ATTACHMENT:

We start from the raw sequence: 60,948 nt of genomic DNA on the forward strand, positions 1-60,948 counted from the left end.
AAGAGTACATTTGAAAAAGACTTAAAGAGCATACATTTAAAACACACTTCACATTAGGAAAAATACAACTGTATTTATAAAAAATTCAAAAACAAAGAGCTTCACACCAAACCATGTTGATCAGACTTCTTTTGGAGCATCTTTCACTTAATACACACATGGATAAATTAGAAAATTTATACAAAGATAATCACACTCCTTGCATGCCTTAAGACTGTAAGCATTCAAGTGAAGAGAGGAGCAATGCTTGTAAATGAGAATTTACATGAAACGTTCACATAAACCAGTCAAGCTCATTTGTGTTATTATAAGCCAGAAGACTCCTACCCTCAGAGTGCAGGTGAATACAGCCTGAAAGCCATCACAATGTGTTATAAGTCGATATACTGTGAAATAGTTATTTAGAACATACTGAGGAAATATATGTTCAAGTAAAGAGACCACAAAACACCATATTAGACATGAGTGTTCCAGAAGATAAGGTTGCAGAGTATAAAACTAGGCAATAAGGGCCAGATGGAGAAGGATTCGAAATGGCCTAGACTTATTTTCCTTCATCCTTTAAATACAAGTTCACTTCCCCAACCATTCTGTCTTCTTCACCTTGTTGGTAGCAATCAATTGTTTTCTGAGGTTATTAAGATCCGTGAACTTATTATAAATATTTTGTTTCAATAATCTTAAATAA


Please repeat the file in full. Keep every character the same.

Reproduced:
We start from the raw sequence: 60,948 nt of genomic DNA on the forward strand, positions 1-60,948 counted from the left end.
AAGAGTACATTTGAAAAAGACTTAAAGAGCATACATTTAAAACACACTTCACATTAGGAAAAATACAACTGTATTTATAAAAAATTCAAAAACAAAGAGCTTCACACCAAACCATGTTGATCAGACTTCTTTTGGAGCATCTTTCACTTAATACACACATGGATAAATTAGAAAATTTATACAAAGATAATCACACTCCTTGCATGCCTTAAGACTGTAAGCATTCAAGTGAAGAGAGGAGCAATGCTTGTAAATGAGAATTTACATGAAACGTTCACATAAACCAGTCAAGCTCATTTGTGTTATTATAAGCCAGAAGACTCCTACCCTCAGAGTGCAGGTGAATACAGCCTGAAAGCCATCACAATGTGTTATAAGTCGATATACTGTGAAATAGTTATTTAGAACATACTGAGGAAATATATGTTCAAGTAAAGAGACCACAAAACACCATATTAGACATGAGTGTTCCAGAAGATAAGGTTGCAGAGTATAAAACTAGGCAATAAGGGCCAGATGGAGAAGGATTCGAAATGGCCTAGACTTATTTTCCTTCATCCTTTAAATACAAGTTCACTTCCCCAACCATTCTGTCTTCTTCACCTTGTTGGTAGCAATCAATTGTTTTCTGAGGTTATTAAGATCCGTGAACTTATTATAAATATTTTGTTTCAATAATCTTAAATAA